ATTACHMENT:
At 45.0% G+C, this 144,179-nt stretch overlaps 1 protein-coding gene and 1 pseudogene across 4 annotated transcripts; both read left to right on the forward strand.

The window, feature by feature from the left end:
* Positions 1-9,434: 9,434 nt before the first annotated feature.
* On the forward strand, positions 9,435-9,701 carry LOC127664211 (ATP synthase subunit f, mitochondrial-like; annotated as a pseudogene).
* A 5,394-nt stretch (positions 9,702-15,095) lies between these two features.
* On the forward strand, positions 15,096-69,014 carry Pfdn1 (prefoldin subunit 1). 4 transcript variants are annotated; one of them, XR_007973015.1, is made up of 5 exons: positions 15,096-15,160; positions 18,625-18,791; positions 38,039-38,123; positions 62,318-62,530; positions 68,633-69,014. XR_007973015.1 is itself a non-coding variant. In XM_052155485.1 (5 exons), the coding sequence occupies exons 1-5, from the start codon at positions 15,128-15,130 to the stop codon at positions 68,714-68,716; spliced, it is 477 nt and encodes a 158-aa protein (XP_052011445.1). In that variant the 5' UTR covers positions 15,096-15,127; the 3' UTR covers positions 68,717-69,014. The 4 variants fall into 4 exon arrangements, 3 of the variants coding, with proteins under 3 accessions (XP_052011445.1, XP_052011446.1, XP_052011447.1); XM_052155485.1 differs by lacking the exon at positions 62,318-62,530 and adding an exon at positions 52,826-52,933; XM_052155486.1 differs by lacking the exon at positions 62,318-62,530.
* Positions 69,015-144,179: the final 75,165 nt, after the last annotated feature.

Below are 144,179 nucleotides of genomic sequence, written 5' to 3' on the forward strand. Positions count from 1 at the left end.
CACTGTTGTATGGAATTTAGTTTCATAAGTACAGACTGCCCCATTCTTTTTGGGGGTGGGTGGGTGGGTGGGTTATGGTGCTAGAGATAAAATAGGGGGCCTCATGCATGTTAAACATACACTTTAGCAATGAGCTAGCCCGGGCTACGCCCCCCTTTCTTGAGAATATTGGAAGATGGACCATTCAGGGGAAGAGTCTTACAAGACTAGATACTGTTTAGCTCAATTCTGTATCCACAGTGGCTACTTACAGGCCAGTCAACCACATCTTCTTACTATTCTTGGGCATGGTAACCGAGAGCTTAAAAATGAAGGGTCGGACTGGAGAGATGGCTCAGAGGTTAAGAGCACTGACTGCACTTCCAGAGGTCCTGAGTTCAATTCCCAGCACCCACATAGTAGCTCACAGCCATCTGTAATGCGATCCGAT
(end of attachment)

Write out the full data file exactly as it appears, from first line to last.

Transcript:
At 45.0% G+C, this 144,179-nt stretch overlaps 1 protein-coding gene and 1 pseudogene across 4 annotated transcripts; both read left to right on the forward strand.

The window, feature by feature from the left end:
* Positions 1-9,434: 9,434 nt before the first annotated feature.
* On the forward strand, positions 9,435-9,701 carry LOC127664211 (ATP synthase subunit f, mitochondrial-like; annotated as a pseudogene).
* A 5,394-nt stretch (positions 9,702-15,095) lies between these two features.
* On the forward strand, positions 15,096-69,014 carry Pfdn1 (prefoldin subunit 1). 4 transcript variants are annotated; one of them, XR_007973015.1, is made up of 5 exons: positions 15,096-15,160; positions 18,625-18,791; positions 38,039-38,123; positions 62,318-62,530; positions 68,633-69,014. XR_007973015.1 is itself a non-coding variant. In XM_052155485.1 (5 exons), the coding sequence occupies exons 1-5, from the start codon at positions 15,128-15,130 to the stop codon at positions 68,714-68,716; spliced, it is 477 nt and encodes a 158-aa protein (XP_052011445.1). In that variant the 5' UTR covers positions 15,096-15,127; the 3' UTR covers positions 68,717-69,014. The 4 variants fall into 4 exon arrangements, 3 of the variants coding, with proteins under 3 accessions (XP_052011445.1, XP_052011446.1, XP_052011447.1); XM_052155485.1 differs by lacking the exon at positions 62,318-62,530 and adding an exon at positions 52,826-52,933; XM_052155486.1 differs by lacking the exon at positions 62,318-62,530.
* Positions 69,015-144,179: the final 75,165 nt, after the last annotated feature.

Below are 144,179 nucleotides of genomic sequence, written 5' to 3' on the forward strand. Positions count from 1 at the left end.
CACTGTTGTATGGAATTTAGTTTCATAAGTACAGACTGCCCCATTCTTTTTGGGGGTGGGTGGGTGGGTGGGTTATGGTGCTAGAGATAAAATAGGGGGCCTCATGCATGTTAAACATACACTTTAGCAATGAGCTAGCCCGGGCTACGCCCCCCTTTCTTGAGAATATTGGAAGATGGACCATTCAGGGGAAGAGTCTTACAAGACTAGATACTGTTTAGCTCAATTCTGTATCCACAGTGGCTACTTACAGGCCAGTCAACCACATCTTCTTACTATTCTTGGGCATGGTAACCGAGAGCTTAAAAATGAAGGGTCGGACTGGAGAGATGGCTCAGAGGTTAAGAGCACTGACTGCACTTCCAGAGGTCCTGAGTTCAATTCCCAGCACCCACATAGTAGCTCACAGCCATCTGTAATGCGATCCGAT